Sal Parsa’s destiny was to become a tailor, or a mechanic. Born in Afghanistan and raised during Taliban rule in a family without much education, he was going to school half the day by the age of 12 and working the other half sewing clothes.
The arrival of American soldiers in his hometown in 2001 sowed the seeds of what became a revolution in Parsa’s life — such a profound change that he is now an MBA student at Berkeley-Haas and an aspiring entrepreneur. The camo-clad strangers fascinated him.
“I was a kid, so I wasn’t seen as a threat and I could approach them and try to talk to them,” says Parsa. “They looked scary at first but they were friendly and kind. Those first encounters were what began to change my life.”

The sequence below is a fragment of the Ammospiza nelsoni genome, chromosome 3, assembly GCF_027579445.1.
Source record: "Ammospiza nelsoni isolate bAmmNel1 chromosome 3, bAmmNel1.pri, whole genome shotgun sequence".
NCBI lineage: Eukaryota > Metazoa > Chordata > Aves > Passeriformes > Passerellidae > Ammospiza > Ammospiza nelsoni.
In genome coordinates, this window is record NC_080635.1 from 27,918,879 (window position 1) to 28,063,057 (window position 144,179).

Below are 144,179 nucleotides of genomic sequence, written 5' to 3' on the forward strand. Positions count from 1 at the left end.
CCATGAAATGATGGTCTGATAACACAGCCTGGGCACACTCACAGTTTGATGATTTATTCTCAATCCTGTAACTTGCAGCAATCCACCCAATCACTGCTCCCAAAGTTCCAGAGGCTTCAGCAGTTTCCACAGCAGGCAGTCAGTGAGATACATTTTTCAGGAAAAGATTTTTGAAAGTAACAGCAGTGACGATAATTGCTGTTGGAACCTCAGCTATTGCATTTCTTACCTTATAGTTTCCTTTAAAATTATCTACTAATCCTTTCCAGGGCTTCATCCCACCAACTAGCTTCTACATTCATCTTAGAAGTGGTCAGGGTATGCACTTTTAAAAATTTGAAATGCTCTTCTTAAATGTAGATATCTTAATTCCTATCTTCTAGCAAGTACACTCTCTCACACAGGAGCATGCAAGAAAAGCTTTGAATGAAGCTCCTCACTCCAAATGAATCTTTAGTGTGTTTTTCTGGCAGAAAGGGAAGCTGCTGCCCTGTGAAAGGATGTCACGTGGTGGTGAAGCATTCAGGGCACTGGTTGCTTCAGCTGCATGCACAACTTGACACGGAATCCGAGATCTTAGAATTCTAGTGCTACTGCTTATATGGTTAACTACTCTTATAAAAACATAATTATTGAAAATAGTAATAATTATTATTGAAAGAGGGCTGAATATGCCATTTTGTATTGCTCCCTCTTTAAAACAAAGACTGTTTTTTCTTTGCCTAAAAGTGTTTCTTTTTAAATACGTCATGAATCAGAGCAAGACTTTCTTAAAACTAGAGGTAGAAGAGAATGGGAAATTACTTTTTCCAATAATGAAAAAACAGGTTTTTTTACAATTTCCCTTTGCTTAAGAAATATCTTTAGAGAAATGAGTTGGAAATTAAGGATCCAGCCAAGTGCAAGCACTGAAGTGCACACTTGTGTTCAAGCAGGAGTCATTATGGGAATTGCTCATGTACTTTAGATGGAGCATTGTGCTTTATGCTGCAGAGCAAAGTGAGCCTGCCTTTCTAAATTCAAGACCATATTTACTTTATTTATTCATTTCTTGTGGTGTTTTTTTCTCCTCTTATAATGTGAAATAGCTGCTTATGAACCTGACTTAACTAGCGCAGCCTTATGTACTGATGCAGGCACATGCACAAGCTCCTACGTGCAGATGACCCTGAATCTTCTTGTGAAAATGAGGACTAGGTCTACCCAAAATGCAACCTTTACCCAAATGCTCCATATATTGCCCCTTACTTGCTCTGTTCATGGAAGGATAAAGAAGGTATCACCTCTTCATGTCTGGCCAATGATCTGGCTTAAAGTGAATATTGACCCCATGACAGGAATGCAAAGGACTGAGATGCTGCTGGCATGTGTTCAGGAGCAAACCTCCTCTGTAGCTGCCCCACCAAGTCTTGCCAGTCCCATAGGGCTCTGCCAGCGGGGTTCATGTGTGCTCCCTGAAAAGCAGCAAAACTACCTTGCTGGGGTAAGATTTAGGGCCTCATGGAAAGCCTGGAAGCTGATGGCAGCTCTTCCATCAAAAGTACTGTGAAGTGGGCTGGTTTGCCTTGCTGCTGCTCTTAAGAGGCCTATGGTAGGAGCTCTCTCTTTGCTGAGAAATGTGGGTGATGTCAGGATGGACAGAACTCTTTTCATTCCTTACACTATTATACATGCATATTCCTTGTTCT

The Americans brought back books and education, and Parsa took full advantage. After working for the U.S. military, he was invited to attend Walsh University in Ohio, a small, Catholic school.
“I was the only Muslim student living on campus,” he says. “During Ramadan, the cafeteria closed before I could break my fast, so I ate Ramen noodles or fast food. But by the second year, they made me a boxed dinner.”
From there, he went to work in a corporation in Ohio, and then applied to business school — and got in.
Maya Mirsky tells the story — an all-American tale — of this young man’s extraordinary transition on the Haas School of Business website.